Australia one of the world’s happiest countries


Australia has been named the 10th happiest country in the world, according to the World Happiness Report 2024.

The report leverages six key factors to explain variation in self-reported levels of happiness across the world: social support, income, health, freedom, generosity, and absence of corruption. 

Finland has once again topped the list as the happiest country in the world, while Australia moved up from 12th spot last year.

New Zealand came in 11th this year, while the US has fallen out of the top 20 for the first time since the World Happiness Report was first published in 2012.

The US ranked 23rd, driven by a large drop in the wellbeing of Americans under 30. 

Afghanistan remains bottom of the overall rankings as the world’s ‘unhappiest’ nation.

In Australia, New Zealand and North America, the report showed life evaluation was lowest among the young, rising gradually with age to be highest among the old.

On the list of the happiest countries according to young people, aged 15 to 24, Australia ranked 19, yet for the old, aged 60-plus, Australia ranked ninth.

Prof John F. Helliwell, Emeritus Professor of Economics at the Vancouver School of Economics, University of British Columbia, and a founding Editor of the World Happiness Report, said the report provided an unmatched source of data about the quality of lives across the world. 

“We found some pretty striking results,” he said. 

“There is a great variety among countries in the relative happiness of the younger, older, and in-between populations. 

“Hence the global happiness rankings are quite different for the young and the old, to an extent that has changed a lot over the last dozen years.”

Serbia (37th) and Bulgaria (81st) have had the biggest increases in average life evaluation scores since they were first measured by the Gallup World Poll in 2013, and this is reflected in climbs up the rankings between World Happiness Report 2013 and this 2024 edition of 69 places for Serbia and 63 places for Bulgaria.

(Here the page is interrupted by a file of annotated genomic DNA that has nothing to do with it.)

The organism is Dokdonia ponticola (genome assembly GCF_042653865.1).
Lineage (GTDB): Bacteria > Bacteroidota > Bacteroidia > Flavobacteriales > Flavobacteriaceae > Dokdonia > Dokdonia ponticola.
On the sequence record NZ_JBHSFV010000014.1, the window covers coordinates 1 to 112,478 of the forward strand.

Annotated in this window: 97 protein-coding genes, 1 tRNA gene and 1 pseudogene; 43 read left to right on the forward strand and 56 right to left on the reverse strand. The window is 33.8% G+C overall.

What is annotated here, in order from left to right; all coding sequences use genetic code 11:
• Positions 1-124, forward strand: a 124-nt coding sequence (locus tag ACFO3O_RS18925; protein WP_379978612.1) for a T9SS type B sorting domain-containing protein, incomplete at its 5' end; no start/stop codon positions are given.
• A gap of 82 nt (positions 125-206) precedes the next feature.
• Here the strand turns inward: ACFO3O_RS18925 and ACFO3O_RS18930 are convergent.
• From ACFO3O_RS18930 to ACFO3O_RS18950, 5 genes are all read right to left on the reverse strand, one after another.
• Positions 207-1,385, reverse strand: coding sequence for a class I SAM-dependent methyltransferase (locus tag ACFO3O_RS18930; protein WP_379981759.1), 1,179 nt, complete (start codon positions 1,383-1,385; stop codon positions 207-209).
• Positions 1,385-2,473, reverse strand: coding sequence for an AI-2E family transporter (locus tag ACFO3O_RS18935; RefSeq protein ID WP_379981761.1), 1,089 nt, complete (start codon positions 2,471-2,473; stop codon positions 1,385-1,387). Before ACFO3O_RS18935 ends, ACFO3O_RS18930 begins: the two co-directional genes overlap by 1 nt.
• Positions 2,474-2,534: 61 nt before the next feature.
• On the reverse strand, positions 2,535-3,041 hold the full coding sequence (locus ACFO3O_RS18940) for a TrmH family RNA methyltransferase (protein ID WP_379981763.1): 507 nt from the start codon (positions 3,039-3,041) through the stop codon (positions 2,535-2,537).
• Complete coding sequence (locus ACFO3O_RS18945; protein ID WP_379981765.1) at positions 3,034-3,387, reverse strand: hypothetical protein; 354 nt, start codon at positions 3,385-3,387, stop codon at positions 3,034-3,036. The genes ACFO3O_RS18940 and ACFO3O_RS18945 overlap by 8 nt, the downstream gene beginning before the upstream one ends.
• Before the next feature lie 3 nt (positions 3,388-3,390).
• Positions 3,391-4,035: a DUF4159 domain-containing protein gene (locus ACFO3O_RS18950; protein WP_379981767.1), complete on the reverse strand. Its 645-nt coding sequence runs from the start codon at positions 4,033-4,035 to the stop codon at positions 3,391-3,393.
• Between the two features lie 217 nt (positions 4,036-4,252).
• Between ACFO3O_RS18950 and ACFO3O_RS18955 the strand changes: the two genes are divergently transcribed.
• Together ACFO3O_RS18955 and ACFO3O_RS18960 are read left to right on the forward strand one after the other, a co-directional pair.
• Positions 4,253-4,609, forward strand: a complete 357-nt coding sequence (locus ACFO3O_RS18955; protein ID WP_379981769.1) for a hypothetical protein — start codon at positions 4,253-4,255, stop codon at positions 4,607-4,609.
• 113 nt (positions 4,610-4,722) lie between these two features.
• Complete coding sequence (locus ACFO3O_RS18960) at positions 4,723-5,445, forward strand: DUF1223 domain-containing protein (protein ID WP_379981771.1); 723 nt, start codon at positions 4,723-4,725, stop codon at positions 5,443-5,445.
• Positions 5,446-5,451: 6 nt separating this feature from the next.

The next two countries showing the largest increases in life evaluations are Latvia (46th) and Congo (Brazzaville) (89th), with rank increases of 44 and 40 places, respectively, between 2013 and 2024.

Lithuania tops the list for children and young people under 30, while Denmark is the world’s happiest nation for those 60 and older.

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Prof Jan-Emmanuel De Neve, Director of Oxford’s Wellbeing Research Centre, Professor of Economics and Behavioural Science at Saïd Business School, and an Editor of the World Happiness Report, said the report uncovered “some special empirical insights at the cutting edge of the wellbeing research frontier”. 

“Piecing together the available data on the wellbeing of children and adolescents around the world, we documented disconcerting drops especially in North America and Western Europe. 

“To think that, in some parts of the world, children are already experiencing the equivalent of a mid-life crisis demands immediate policy action.

“It is a great privilege and responsibility for our Centre at Oxford to become the next custodian of the World Happiness Report and we’re committed to continuing to give the world the best evidence on the state of global happiness in collaboration with our partners.”



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